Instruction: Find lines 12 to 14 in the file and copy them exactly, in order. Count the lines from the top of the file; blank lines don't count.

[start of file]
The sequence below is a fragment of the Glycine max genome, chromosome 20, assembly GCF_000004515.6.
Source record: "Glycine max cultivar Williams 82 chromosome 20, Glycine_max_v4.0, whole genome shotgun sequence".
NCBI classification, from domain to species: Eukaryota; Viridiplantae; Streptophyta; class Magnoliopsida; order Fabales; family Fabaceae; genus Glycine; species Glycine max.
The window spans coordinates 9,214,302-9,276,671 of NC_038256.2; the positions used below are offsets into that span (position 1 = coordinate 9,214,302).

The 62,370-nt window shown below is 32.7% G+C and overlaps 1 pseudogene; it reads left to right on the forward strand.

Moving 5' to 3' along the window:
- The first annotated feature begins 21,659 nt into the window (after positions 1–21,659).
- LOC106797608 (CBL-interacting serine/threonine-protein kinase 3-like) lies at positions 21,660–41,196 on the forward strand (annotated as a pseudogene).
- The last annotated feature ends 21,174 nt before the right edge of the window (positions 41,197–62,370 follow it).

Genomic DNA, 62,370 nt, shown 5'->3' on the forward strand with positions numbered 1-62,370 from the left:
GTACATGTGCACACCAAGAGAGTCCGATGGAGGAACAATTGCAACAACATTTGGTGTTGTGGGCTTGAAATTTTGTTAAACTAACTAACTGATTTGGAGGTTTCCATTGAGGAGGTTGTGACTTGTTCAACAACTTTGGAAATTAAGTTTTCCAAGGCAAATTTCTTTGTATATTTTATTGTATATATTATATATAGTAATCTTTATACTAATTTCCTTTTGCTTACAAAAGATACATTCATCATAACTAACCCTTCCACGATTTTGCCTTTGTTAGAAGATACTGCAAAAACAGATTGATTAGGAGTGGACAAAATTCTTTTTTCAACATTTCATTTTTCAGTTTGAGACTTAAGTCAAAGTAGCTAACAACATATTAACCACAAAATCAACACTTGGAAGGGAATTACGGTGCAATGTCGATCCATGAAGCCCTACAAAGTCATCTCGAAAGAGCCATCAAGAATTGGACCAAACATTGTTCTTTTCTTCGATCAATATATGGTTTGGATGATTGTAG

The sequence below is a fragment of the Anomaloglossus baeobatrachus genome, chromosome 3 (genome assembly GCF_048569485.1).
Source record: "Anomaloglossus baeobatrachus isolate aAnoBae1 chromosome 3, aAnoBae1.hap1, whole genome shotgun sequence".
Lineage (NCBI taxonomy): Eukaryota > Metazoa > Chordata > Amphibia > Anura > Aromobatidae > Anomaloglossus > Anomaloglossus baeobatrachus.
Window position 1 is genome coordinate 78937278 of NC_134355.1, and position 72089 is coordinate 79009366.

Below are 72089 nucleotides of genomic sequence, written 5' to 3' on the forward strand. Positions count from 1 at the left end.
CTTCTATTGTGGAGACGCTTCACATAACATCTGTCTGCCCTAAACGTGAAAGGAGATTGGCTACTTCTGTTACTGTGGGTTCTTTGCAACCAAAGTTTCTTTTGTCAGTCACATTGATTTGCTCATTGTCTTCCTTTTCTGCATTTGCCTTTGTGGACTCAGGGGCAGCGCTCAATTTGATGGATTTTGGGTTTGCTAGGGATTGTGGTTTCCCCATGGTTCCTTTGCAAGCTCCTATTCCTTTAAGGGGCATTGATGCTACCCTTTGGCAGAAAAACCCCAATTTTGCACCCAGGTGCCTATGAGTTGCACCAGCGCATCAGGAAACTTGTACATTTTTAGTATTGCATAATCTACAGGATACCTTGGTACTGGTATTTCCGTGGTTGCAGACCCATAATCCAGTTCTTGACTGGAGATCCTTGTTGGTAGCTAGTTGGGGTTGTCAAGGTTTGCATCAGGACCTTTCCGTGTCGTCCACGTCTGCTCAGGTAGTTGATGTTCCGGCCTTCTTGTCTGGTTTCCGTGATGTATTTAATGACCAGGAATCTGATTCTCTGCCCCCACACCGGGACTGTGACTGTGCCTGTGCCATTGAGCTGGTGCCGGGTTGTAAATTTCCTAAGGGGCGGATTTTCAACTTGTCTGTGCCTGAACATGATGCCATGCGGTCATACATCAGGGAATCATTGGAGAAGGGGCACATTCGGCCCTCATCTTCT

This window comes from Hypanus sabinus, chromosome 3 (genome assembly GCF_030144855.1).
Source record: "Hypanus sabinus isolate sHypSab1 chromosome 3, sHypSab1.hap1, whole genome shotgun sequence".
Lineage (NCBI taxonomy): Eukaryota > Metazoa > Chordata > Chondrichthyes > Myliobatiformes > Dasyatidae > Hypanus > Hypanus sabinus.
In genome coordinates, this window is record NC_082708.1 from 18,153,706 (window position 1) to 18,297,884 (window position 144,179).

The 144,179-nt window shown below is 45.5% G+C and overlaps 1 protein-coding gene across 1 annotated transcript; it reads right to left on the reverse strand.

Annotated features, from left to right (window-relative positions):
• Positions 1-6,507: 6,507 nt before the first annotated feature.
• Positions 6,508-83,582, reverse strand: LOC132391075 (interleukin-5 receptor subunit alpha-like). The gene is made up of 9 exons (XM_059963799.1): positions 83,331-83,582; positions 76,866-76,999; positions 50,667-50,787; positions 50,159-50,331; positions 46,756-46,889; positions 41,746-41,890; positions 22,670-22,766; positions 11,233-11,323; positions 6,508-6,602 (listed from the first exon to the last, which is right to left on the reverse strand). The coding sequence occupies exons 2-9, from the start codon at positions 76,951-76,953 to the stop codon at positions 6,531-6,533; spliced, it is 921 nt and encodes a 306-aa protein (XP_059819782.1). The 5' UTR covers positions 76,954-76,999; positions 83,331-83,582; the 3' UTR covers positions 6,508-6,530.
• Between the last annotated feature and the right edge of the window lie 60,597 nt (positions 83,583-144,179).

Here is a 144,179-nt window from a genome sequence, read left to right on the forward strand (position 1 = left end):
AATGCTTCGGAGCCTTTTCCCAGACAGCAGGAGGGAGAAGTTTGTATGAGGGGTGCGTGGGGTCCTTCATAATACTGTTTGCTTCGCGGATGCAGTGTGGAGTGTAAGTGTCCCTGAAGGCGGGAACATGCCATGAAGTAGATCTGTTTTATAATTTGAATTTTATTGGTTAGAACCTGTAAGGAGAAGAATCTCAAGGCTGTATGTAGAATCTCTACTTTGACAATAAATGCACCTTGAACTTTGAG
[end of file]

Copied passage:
The sequence below is a fragment of the Anomaloglossus baeobatrachus genome, chromosome 3 (genome assembly GCF_048569485.1).
Source record: "Anomaloglossus baeobatrachus isolate aAnoBae1 chromosome 3, aAnoBae1.hap1, whole genome shotgun sequence".
Lineage (NCBI taxonomy): Eukaryota > Metazoa > Chordata > Amphibia > Anura > Aromobatidae > Anomaloglossus > Anomaloglossus baeobatrachus.